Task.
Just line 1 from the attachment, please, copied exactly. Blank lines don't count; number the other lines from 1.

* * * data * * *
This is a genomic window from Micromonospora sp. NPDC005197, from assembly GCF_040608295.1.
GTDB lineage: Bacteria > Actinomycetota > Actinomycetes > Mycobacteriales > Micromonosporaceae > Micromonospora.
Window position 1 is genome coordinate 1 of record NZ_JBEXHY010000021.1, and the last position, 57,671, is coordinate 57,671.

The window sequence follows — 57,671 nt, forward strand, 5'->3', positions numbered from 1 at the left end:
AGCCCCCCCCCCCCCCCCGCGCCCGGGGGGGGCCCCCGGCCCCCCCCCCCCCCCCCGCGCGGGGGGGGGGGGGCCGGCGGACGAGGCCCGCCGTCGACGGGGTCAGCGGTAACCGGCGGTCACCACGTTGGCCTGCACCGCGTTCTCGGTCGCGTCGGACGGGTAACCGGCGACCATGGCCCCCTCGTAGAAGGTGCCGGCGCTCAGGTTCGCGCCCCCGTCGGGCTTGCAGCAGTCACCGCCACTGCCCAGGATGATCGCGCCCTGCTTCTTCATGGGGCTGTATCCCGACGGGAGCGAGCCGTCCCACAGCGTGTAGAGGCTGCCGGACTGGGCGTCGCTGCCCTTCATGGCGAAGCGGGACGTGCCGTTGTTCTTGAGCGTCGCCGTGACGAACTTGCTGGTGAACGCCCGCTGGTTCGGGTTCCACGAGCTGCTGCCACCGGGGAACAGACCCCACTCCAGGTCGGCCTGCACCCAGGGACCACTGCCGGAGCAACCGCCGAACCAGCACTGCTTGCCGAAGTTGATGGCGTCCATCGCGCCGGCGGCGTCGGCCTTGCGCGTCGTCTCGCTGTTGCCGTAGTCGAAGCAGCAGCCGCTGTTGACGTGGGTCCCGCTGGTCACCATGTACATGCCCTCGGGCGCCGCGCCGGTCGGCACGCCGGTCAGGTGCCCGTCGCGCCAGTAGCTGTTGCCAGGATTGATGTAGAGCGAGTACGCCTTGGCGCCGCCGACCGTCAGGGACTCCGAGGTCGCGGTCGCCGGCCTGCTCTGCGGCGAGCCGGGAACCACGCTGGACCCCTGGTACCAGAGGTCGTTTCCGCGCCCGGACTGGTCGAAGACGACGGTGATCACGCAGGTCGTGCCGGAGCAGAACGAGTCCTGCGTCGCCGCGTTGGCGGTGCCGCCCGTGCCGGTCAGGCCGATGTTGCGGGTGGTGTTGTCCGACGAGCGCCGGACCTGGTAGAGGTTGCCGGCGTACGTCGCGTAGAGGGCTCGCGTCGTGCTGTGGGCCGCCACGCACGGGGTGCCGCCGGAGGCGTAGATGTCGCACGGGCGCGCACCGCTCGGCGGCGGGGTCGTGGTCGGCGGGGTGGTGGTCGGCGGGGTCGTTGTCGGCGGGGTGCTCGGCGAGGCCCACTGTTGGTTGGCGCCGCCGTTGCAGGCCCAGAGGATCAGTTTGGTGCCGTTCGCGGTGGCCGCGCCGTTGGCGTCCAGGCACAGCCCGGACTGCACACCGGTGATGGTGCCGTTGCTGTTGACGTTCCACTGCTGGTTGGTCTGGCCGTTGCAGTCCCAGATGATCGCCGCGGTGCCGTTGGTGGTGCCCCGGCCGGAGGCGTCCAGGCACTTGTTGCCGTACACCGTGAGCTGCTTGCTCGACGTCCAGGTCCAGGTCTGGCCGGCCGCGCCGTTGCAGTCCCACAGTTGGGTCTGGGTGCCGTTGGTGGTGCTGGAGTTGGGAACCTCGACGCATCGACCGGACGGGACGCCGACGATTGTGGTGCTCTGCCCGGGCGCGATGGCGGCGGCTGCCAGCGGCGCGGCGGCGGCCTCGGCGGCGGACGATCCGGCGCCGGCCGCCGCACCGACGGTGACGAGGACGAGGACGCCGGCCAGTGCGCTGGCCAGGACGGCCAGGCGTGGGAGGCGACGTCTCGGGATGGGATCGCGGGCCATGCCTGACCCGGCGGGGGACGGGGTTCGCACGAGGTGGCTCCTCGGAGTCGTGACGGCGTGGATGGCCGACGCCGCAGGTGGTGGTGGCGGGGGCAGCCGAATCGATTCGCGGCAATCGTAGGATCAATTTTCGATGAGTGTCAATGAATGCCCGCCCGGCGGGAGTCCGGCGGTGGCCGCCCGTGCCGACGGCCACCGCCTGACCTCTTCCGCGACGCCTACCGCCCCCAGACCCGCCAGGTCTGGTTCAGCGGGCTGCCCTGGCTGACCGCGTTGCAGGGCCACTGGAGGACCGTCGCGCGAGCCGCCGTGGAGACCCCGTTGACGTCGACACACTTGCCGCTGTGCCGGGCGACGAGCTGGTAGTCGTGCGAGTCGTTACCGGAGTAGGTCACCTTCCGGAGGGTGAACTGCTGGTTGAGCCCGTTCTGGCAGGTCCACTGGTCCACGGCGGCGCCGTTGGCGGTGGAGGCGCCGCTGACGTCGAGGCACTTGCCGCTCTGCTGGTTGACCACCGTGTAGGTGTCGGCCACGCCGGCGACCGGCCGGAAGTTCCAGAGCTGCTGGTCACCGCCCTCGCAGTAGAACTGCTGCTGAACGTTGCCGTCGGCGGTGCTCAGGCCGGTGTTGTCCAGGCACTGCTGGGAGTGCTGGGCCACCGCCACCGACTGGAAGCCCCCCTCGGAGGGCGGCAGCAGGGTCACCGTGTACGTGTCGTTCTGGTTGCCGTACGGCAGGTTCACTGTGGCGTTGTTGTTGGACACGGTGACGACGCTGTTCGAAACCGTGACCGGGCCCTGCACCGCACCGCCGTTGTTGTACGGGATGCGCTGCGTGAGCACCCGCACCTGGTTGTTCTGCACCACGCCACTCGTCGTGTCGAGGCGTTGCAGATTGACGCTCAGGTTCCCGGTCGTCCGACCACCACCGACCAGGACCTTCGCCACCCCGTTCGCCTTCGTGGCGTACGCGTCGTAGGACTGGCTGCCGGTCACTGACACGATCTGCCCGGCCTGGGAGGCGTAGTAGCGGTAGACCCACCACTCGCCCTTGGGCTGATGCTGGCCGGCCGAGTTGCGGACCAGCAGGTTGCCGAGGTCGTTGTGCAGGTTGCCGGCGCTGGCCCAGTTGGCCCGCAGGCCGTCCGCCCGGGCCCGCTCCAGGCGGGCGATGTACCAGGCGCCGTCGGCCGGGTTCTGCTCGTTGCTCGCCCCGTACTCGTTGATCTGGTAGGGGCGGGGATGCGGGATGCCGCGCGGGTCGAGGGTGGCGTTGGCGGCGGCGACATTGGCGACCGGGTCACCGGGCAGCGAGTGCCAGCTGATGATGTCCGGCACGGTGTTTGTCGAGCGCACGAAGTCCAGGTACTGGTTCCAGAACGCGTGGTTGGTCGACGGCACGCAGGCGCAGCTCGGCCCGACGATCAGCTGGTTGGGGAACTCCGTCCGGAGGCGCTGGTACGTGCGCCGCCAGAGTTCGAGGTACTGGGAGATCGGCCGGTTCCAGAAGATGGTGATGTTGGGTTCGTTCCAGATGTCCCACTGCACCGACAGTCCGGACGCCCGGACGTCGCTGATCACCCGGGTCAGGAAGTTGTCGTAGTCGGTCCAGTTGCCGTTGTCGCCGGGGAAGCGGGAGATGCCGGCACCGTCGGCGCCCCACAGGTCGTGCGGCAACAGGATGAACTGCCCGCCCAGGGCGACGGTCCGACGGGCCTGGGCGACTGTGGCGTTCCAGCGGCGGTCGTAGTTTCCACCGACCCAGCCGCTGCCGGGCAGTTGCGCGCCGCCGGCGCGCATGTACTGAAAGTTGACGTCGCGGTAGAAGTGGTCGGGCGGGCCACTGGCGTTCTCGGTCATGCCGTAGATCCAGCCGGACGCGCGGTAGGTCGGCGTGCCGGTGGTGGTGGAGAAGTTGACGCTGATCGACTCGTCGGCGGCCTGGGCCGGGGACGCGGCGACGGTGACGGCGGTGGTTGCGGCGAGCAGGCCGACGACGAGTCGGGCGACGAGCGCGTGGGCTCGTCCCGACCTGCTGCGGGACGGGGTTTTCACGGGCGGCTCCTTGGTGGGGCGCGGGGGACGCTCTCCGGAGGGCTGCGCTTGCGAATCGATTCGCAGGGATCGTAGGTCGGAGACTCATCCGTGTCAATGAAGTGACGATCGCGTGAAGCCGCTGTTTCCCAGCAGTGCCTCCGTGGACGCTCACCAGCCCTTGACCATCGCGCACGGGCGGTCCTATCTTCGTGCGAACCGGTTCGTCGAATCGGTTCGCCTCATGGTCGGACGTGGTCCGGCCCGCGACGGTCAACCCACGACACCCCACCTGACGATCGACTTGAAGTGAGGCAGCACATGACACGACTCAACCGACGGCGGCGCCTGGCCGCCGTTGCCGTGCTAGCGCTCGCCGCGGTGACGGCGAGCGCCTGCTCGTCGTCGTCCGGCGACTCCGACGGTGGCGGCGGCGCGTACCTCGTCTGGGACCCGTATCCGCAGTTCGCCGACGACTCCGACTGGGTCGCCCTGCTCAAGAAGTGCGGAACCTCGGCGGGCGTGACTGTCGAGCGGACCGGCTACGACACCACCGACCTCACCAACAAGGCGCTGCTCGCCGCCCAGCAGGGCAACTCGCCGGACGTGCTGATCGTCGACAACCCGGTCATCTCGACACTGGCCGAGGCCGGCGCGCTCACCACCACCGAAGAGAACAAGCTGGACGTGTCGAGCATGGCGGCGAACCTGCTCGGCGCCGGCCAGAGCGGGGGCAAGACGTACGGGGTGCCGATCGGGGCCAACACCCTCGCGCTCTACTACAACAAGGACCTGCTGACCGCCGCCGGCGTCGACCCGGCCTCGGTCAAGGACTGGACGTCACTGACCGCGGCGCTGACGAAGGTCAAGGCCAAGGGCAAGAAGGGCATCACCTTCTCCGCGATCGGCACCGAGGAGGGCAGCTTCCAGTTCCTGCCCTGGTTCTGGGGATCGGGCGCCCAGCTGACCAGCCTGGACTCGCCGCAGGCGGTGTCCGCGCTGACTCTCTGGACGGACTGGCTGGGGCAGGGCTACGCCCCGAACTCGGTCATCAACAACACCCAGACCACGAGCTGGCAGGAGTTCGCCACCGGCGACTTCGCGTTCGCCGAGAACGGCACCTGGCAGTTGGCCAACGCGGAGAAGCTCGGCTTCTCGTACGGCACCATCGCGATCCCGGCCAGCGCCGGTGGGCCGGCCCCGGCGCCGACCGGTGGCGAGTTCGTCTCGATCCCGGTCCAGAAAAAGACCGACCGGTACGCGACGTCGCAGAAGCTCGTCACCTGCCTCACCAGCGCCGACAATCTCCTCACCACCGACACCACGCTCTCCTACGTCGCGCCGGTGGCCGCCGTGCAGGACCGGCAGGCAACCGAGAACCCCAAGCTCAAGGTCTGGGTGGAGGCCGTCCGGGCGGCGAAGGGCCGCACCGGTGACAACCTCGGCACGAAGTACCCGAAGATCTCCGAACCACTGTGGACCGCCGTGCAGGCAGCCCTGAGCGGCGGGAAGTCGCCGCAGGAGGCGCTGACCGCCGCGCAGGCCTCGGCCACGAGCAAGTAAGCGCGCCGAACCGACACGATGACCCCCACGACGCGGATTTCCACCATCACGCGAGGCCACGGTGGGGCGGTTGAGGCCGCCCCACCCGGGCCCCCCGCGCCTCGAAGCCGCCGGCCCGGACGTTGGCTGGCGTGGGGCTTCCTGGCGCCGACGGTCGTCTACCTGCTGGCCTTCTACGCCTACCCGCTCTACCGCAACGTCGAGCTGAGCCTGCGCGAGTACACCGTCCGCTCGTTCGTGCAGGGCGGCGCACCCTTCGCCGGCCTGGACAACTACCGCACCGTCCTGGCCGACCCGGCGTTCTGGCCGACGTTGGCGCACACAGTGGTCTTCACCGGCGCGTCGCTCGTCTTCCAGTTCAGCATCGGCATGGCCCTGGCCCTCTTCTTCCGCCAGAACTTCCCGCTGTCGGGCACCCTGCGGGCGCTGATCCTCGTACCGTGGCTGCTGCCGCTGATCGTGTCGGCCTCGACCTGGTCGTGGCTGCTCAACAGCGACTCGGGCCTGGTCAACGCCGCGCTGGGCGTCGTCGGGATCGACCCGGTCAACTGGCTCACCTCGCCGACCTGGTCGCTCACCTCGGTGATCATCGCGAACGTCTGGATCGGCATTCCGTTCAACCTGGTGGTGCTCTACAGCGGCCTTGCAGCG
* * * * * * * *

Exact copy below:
This is a genomic window from Micromonospora sp. NPDC005197, from assembly GCF_040608295.1.